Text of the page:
“I say this because this budget is now putting us on a course to make sure that this country’s economic base and growth will be such that it can be self-sustainable,” he said.

“So it is quite disappointing that some of the terminologies that he (Ling-Stuckey) used are unbecoming of leaders of this honourable house. We have to be careful of how we portray the image of our country, our parliament and ourselves.

“Sometimes for short political convenience and point-scoring we say things and do things that are not really in the best interest of our country. We have to be constructive.

“It’s always easy to have a blame-game going on in politics. But some of us want to move ahead and met the challenges ahead of us.”

Before it rose for the Christmas break, Parliament passed the Tax Administration Bill 2017 and the Public Money Management Bill 2017. Parliament will resume sitting on Feb 6 next year.

K14 Billion for 2018

By : Post Courier

This Government will mobilise necessary resources within the tight fiscal envelope to provide growth conditions to set the pace for future growth and development.

The 2018 Capital investment Budget consolidate key interventions that will encourage business activities, generate employment, increase both export and tax revenues, replace import, and broaden and diversify our economic base strengthening renewable sectors and manufacturing.

A total deficit figure of K1987.2 million has also been factored in, which will be financed through external sources comprising K1613.4 million and K375.8 million from domestic sources.

The financing requirement for 2018 will result in total government debt reaching K25,807.6 million by the end of 2018, equivalent to 32.2 percent of GDP.

There are no new surprises in the 2018 Budget as the government introduces taxation measures aimed at improving revenue collection through greater compliance, broadening the tax base more equitably and efficiently and making tax administration simpler and more effective.

Mr Abel, in handing the 2018 Budget in Parliament, themed “Review our priorities, refocus our energies and reinforce our strengths”, said the government will maintain key priority expenditures in education, health, infrastructure, law and order, agriculture, tourism and small and medium enterprises.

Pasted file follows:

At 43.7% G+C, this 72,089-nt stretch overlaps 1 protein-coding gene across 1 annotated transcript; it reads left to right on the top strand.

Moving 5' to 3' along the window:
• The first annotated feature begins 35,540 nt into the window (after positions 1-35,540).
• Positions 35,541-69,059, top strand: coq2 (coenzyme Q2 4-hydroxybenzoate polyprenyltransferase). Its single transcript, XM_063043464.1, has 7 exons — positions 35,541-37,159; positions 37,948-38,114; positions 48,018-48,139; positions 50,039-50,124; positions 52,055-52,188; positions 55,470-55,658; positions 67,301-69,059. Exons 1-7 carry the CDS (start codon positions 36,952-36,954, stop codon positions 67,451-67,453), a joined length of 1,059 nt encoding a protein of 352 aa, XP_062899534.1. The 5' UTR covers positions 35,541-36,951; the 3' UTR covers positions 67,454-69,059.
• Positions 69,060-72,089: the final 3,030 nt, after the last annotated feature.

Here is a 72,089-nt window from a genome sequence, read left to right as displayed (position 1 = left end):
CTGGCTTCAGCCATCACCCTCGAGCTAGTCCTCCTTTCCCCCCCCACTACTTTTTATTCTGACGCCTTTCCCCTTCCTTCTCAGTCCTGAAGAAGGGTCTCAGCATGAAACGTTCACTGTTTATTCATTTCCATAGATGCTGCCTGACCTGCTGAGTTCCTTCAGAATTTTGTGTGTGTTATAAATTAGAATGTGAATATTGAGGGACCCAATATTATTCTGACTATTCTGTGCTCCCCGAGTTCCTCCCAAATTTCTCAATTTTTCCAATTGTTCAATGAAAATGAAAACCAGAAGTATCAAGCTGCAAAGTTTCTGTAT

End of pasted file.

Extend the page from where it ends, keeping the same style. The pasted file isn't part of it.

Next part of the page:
The government has restored the DSIP, PSIP and WSIP in 2018 with K10 million to each district totalling K880 million and provinces to receive K10 million each totalling K220 million and ward SIPs get K64.4 million.

It has also allocated K300 million for administrative and logistics preparation for the APEC meeting next year.

The budget for the first time has given a big boost with the introduction of an economic stimulus package that will cost K665.9 million to grow the economy through agriculture, tourism and SMEs.

Mr Abel said the government is committed to delivering the Alotau Accord 2, as started in the 100-Day Plan, and the 2018 Budget is the second component that should spur economic growth, generate jobs, and empower people through meaningful engagement in economic activities to better themselves.

“The government will continue to invest in key national infrastructure programs in 2018, particularly the Highlands Highway, coastal jetties, the missing link road program, hydro and gas power generation stations and the international submarine cable project,” he said.

He said these are important transformational projects that will reduce costs in doing business, improve market access for rural farmers, and improve and lower cost of communications for businesses and consumers.

“The 2018 Budget will shift focus to generating jobs and business opportunities for our people in agriculture, tourism and SMEs. And it will provide the platform to showcase the best of PNG to the world at the upcoming APEC Summit,” Mr Abel said.

Carving Restoration Daunting, says Pomat

BY FRANKLIN KOLMA ( Post Courier )

 

Pre-independence artifacts destroyed in 2013 by the previous speaker of Parliament Theo Zurenuoc, will now be replaced says the new speaker.

Speaker Job Pomat said on Wednesday when starting the restoration of the iconic carvings that the effort was long overdue which his predecessor was ordered on May 30, 2013 by Justice David Cannings to restore them within six months.

“This of course has not happened and that is why after finding out last week, parliament will now ensure the carvings are restored,” said the Speaker.

Mr Pomat said he would abide by the court order which dictates that parliament is responsible for the repair or replacement of the adornments.